The 1949 first edition cover of George Orwell’s 1984.
However, in today’s era of redaction and surveillance, the 2013 design is the most intriguing.
This brilliant, censorial approach to Orwell’s dystopian classic – referencing the rewriting of history carried out by the novel’s Ministry of Truth – wasn’t easy to achieve.
“It’s obviously the risk-taker of the series,” says Pearson, “and I can be very grateful to Jim Stoddart, Penguin Press’ art director, for safeguarding its progress in-house. It takes a fair bit of confidence to push something like this through and I can only assume that Jim had to deal with the odd wobble.”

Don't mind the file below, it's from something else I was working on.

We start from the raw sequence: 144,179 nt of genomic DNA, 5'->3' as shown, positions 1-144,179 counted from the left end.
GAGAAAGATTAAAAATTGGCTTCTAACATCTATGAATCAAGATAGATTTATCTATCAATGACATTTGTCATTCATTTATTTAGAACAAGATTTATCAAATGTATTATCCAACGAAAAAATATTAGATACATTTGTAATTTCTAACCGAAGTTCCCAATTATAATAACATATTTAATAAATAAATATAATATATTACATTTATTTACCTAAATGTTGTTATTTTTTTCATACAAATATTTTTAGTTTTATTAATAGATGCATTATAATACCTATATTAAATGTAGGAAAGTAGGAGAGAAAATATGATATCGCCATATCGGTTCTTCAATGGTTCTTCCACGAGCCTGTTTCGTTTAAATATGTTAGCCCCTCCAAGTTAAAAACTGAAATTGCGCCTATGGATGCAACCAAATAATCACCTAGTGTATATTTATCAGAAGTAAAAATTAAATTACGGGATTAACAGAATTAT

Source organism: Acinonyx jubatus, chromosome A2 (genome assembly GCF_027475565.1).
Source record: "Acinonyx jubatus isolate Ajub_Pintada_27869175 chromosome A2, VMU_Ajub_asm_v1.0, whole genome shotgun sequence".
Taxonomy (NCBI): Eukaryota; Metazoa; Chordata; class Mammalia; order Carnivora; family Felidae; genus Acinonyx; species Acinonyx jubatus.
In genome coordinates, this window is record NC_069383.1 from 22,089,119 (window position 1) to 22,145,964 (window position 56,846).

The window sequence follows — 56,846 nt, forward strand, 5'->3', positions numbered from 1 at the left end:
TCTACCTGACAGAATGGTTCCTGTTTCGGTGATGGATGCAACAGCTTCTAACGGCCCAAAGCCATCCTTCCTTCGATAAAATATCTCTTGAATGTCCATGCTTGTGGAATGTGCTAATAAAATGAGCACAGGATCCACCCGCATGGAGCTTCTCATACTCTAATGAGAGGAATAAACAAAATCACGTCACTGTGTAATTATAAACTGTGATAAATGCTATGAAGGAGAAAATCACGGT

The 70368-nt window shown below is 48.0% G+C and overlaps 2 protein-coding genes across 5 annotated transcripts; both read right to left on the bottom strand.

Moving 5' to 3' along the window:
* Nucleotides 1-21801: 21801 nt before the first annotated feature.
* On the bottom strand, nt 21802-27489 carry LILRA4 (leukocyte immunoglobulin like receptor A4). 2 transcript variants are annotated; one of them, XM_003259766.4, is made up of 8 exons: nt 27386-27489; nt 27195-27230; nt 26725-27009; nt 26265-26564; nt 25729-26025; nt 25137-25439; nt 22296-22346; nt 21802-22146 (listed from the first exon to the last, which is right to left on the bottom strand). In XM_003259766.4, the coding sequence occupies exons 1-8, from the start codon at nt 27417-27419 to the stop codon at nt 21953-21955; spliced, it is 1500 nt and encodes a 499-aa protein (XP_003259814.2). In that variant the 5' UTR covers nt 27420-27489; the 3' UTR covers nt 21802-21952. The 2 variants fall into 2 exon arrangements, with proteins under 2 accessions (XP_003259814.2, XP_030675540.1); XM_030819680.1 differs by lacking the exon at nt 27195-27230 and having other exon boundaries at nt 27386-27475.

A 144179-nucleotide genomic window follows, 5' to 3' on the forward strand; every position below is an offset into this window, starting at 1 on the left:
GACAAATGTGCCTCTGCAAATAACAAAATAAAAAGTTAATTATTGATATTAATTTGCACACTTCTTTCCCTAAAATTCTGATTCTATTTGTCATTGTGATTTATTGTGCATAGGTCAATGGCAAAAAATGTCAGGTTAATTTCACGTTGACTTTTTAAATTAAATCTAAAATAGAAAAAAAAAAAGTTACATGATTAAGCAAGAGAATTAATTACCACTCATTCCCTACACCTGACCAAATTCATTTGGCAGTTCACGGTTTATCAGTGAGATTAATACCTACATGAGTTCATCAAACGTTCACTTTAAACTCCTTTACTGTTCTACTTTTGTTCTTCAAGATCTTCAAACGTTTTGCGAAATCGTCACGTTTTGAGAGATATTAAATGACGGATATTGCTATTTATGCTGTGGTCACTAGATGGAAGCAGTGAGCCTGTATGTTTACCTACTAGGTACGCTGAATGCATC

Pearson says that the design went through numerous iterations “to establish just the right amount of print obliteration. Eventually we settled on printing and debossing, as per the Great Ideas series [Why I Write shown, above], with the difference being that the title and author name were then blocked out using matt black foil. This had the effect of partially flattening the debossed letters, leaving just enough of a dent for the title to be determined – though I can’t vouch for it’s success on Amazon.” link